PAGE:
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How many antitrust law firms does it take to smooth the way for a multibillion-dollar telecommunications merger? John Thorne, senior vice president and deputy general counsel for Verizon Communications Inc., is betting on the number four. That’s how many big-name firms — each with battalions of lawyers — Thorne has hired to help Verizon clear the antitrust review of its bid for MCI Inc. Most companies attempting large mergers hire one or two firms, so a team of four might look a bit like overkill, especially given the size and expertise of the firms tapped by Verizon. Among their ranks are a former chairman of the Federal Trade Commission and two former assistant U.S. attorneys general for antitrust matters. Some might even interpret the deployment of the team as a sign that Verizon expects a particularly difficult regulatory battle. But legal experts and Thorne himself said it merely reflects a desire to get through the review quickly, as well as a recognition by Verizon that a good relationship between its lawyers and regulators at the Department of Justice and the Federal Communications Commission is crucial to smoothing the way. “This team is an effort to build the capability and access that Verizon needs for this deal,” said Stephen Axinn, a partner at Axinn, Veltrop & Harkrider, a firm that specializes in antitrust issues (but is not working on the Verizon-MCI deal). Axinn knows the value of relationships: He was a private trial lawyer until tapped in 1999 to work as lead counsel for the Justice Department’s successful effort to block the MCI WorldCom Inc.-Sprint Corp. merger. Though Thorne assembled his team before Verizon’s bid for MCI became a bidding war with Qwest Communications International Inc. — and before a hostile bid by Qwest became a distinct possibility — the mere presence of such an influential team might help to win over MCI should it start to have doubts. To the extent that the team enhances Verizon’s chance of securing regulatory approval for the merger, the thinking goes, its bid should look better than MCI’s. Thorne himself says his newly assembled “brain trust” does not reflect potential regulatory problems but rather is an attempt to maximize Verizon’s legal resources in what is likely to be a complex case. A deal with the magnitude of Verizon-MCI could easily strain the resources of any one or even two large firms. The cost of what regulators call a second request for information about the company’s operations, its motives for the merger and its economic analysis of the market can easily exceed $1 million in legal fees, for everything from copying and reviewing documents to talking with officials at the regulatory agencies. For a large merger, the legal budget is likely to be in the millions. And there’s an increased cost for legal advice and assistance for an FCC review as well. Thorne’s biggest challenge could be managing four large firms, each of which has its own expertise. Though Thorne has years of experience with telecommunications cases and is known as a hands-on manager, he acknowledged this case will be a challenge. But he also noted there are savings to be had in using the special skills and influence of each firm. “It’s not more expensive, and in some ways it’s more efficient,” he said. Moreover, Thorne said, Verizon’s large in-house legal team is accustomed to handing off projects to outside specialists after doing most of the work the firm needs. “John’s going to roll the snowballs himself,” Axinn said. “Someone else is going to throw them.” Verizon’s expanded team includes a mix of experts known for their political connections as well as their sharp minds on antitrust matters. The four firms, all based in Washington, are:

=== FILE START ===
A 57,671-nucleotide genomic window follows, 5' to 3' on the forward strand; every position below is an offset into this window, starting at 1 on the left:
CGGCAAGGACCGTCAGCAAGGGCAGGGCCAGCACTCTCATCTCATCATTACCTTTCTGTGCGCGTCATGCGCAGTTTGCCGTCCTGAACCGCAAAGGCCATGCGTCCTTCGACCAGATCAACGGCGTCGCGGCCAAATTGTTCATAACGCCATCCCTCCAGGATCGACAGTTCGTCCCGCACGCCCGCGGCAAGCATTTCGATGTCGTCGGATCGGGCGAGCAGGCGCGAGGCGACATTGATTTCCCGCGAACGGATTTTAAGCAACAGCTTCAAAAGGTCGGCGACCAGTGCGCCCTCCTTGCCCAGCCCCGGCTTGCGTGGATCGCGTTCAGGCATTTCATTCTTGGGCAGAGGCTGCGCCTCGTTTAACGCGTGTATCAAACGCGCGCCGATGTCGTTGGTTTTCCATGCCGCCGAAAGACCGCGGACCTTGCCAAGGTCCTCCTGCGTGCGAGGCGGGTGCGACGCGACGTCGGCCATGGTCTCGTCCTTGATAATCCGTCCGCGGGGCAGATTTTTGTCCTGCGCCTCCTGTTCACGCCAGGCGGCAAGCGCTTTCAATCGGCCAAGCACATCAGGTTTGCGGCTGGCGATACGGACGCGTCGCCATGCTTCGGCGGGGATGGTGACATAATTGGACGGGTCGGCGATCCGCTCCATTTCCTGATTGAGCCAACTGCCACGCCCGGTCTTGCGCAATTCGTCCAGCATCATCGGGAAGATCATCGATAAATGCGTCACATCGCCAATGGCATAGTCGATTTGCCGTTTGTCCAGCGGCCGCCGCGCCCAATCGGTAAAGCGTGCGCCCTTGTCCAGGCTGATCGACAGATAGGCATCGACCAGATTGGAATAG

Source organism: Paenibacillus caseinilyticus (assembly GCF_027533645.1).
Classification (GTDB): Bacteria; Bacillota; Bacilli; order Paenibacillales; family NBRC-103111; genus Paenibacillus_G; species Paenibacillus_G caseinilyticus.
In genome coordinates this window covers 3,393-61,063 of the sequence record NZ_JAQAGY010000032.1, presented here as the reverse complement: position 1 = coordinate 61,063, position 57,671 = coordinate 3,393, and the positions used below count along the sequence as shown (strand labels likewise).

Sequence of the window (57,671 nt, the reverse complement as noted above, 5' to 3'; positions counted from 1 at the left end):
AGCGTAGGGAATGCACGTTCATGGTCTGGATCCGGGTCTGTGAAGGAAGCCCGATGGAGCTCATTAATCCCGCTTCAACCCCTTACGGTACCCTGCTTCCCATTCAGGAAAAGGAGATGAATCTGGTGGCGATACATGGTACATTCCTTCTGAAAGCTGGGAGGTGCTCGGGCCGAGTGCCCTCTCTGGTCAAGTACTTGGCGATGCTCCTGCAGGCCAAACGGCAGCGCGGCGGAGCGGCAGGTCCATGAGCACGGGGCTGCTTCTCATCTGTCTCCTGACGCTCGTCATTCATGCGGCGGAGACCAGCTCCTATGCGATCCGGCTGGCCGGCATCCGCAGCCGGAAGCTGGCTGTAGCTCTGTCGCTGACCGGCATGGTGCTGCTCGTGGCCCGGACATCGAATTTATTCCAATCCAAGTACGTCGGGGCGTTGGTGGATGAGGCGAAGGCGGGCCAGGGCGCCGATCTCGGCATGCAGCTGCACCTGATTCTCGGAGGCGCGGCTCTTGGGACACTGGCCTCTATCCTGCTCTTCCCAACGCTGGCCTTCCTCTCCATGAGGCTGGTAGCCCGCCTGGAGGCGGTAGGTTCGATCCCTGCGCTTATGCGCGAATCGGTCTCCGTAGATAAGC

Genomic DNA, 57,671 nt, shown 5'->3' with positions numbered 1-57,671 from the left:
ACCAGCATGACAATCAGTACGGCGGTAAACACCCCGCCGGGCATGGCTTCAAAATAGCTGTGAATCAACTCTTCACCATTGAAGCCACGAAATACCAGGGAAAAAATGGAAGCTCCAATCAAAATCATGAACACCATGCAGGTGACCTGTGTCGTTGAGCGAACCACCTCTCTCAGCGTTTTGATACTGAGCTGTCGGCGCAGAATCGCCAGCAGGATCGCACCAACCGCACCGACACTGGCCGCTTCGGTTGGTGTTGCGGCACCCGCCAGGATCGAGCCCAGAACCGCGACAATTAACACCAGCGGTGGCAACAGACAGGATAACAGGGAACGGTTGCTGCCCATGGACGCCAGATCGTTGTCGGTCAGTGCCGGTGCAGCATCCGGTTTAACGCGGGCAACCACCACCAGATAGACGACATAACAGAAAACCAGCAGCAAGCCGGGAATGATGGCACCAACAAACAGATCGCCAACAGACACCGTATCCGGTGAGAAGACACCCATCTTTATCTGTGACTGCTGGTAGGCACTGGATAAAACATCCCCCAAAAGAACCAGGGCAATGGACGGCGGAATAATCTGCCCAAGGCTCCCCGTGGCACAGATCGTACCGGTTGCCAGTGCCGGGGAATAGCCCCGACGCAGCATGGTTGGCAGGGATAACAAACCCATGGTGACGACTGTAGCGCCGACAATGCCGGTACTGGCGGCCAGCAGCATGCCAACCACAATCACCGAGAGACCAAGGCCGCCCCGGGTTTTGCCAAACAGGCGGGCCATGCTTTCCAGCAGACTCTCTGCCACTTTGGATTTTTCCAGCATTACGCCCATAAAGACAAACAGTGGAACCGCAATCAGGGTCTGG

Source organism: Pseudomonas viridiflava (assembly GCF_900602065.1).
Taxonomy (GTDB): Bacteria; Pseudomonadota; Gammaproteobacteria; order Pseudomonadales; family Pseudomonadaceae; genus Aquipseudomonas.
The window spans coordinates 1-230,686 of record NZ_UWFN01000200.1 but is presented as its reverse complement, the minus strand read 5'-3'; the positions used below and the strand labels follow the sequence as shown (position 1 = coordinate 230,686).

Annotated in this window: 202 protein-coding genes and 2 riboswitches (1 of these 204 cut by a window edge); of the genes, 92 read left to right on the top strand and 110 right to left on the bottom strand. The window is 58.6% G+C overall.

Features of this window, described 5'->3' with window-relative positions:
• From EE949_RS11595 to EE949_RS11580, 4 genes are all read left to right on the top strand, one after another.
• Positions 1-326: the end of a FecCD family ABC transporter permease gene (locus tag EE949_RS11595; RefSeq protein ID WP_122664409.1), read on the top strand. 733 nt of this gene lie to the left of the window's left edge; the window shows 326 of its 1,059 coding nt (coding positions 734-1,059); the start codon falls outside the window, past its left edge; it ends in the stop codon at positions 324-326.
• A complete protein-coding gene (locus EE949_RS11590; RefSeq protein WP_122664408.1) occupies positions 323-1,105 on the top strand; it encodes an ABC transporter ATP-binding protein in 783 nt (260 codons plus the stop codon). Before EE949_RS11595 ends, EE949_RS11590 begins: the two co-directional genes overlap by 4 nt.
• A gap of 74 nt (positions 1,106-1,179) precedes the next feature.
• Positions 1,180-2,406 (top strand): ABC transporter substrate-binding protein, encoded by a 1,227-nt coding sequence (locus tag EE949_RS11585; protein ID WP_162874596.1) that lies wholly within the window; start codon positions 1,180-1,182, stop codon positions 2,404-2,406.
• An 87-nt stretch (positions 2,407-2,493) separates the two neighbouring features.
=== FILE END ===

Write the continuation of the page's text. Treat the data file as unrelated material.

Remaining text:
O’Melveny & Myers, led by former Federal Trade Commission Chairman Timothy J. Muris, who stepped down last year to return to teaching at George Mason University School of Law. Howrey Simon Arnold & White, led by former Assistant Attorney General for Antitrust Jim Rill. Appointed by President Reagan, he has a long-standing relationship with William Barr, Verizon’s general counsel. Wilmer Cutler Pickering Hale and Dorr, led by former Acting Assistant Attorney General for Antitrust A. Douglas Melamed, also known in the broader legal community for his seminal work on property theory with Guido Calabresi (now a judge), “Property Rules, Liability Rules, and Inalienability: One View of the Cathedral.” Kellogg, Huber, Hansen, Todd, Evans & Figel, led by Mark Hansen, a highly regarded litigator, and Evan Leo, a telecommunications expert.

The combination also shows that large law firms often serve several masters. Wilmer partner William Kolasky, also a former appointee at the DOJ, recently represented Qwest in two lawsuits. According to Thorne, at least some of Kolasky’s work for Qwest was consistent with Verizon’s interests. In one of the suits, he said, Verizon and Qwest were co-defendants. Large law firms often request waivers from their large corporate clients, allowing the firms to represent other players in the same industry. Without them, firms such as Wilmer, with 1,000 lawyers, would not be able to develop and exploit expertise in specialized industries. With the waivers, law firms can function in a specialized area, such as antitrust regulation, so that individual lawyers with special experience or influence can represent the clients who want them. Copyright �2005 TDD, LLC. All rights reserved.

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